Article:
by: Ilse Posselt
Tuesday, 17 January 2017 | Over the weekend, as 70 high-level dignitaries of various countries flocked to France for the Paris Peace Conference, Palestinian Authority (PA) President Mahmoud Abbas also set out for Europe. His final destination was, however, not the French capital but rather the Vatican, seat of the Roman Catholic Church, for a get-together with the man at the helm, Pope Francis.
The PA president and the pontiff met for a 23-minute private audience on Saturday afternoon, the third meeting between the two men. Abbas did not attend empty handed. He came bearing gifts emphasizing Israel as the birthplace of Christianity: a stone from the Church of the Holy Sepulcher in Jerusalem and a documentary explaining the restoration process on the Church of Nativity in Bethlehem.
Following the private audience, Abbas inaugurated the PA embassy to the Vatican. As the red, black, white and green flag unfurled over the small building that would in future serve as the base for Palestinian diplomats, Abbas decried the notion that US President-elect, Donald Trump, plans to move the American embassy in Israel from Tel Aviv to Jerusalem and issued an impassioned call for world leaders to recognize the Palestinian state.
The inauguration comes after the Holy See formally recognized the Palestinian state in 2013 and then signed an accord with the PA two years ago to upgrade relations and pave the way for the establishment of a Palestinian foreign mission. The new Palestinian embassy is located right outside the Vatican walls in a building owned by the Holy See which has rented it to the PA since last year.
Abbas hailed the opening of the embassy as “a sign that the pope loves the people of Palestine and loves peace.”
During a brief address to reporters in Rome, Abbas told his audience that relocating the American embassy would “certainly not be a help” to breathe new life into the flailing peace talks between Israel and the Palestinians. “Any attempts at legitimizing the annexation of the city will destroy the prospects of any political process, bury the hopes for a two-state solution and fuel extremism in our region, as well as worldwide,” the PA President threatened.
During his election campaign, Trump vowed that he would move the US embassy in Israel from its current location in Tel Aviv to the City of Gold, should he be chosen as the next American president. Since his election two months ago, speculations have been rife that Trump might make good on the promise with a top aide even revealing that the move is a “top priority.”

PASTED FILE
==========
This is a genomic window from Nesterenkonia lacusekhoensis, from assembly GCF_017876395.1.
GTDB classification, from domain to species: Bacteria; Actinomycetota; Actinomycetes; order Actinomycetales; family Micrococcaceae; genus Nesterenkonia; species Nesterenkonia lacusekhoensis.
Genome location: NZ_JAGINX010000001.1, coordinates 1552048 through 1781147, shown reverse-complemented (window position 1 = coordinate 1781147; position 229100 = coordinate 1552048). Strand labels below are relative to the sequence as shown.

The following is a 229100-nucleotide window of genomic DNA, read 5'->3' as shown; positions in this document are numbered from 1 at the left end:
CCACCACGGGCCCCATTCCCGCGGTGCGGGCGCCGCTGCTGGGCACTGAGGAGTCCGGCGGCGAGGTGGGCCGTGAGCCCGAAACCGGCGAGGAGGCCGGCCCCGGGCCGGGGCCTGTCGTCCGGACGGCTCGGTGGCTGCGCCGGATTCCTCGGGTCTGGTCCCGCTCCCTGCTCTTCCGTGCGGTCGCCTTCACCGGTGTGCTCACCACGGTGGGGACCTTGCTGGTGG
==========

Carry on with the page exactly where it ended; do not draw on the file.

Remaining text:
The status of Jerusalem has been one of the key issues in the Israeli-Palestinian conflict. Up until 1967, Judea and Samaria, including east Jerusalem and the Old City, was under Jordanian control. During the Six Day War, Israel recaptured the area reunifying the City of Gold and proclaiming Jerusalem as the undivided, eternal capital of the Jewish people. Various UN nations, including the US, refuse to acknowledge Jerusalem as the Israeli capital and thus maintain their embassies in Tel Aviv. The Palestinians claim Judea and Samaria as lands designated for their prospective state and hail east Jerusalem as its intended capital. Should Trump decide to move the embassy to Jerusalem, it would signify that the US accepts the City of Gold as Israel’s capital, a move that Abbas is trying to avoid at all costs.
The PA president also used his Vatican meeting as a podium to accuse Israel of a whole host of evil, including “turning Jerusalem into an exclusive Jewish city, demolishing Palestinian homes, expanding illegal settlements, building an illegal annexation wall and isolating our occupied capital from the rest of Palestine.”
The Vatican’s comments regarding Saturday’s events were somewhat less direct than Abbas’s. In a formal statement released after the meeting, the Holy See explained that the pope and the PA president discussed “the peace process in the Middle East, and hope was expressed that direct negotiations between the parties will be resumed to bring an end to the violence that causes unacceptable suffering to civilian populations and to find a just and lasting solution.”
Posted on January 17, 2017
Source: (Bridges for Peace, 17 January 2017)
Photo Credit: Diliff/wikipedia
Photo License: Wikipedia
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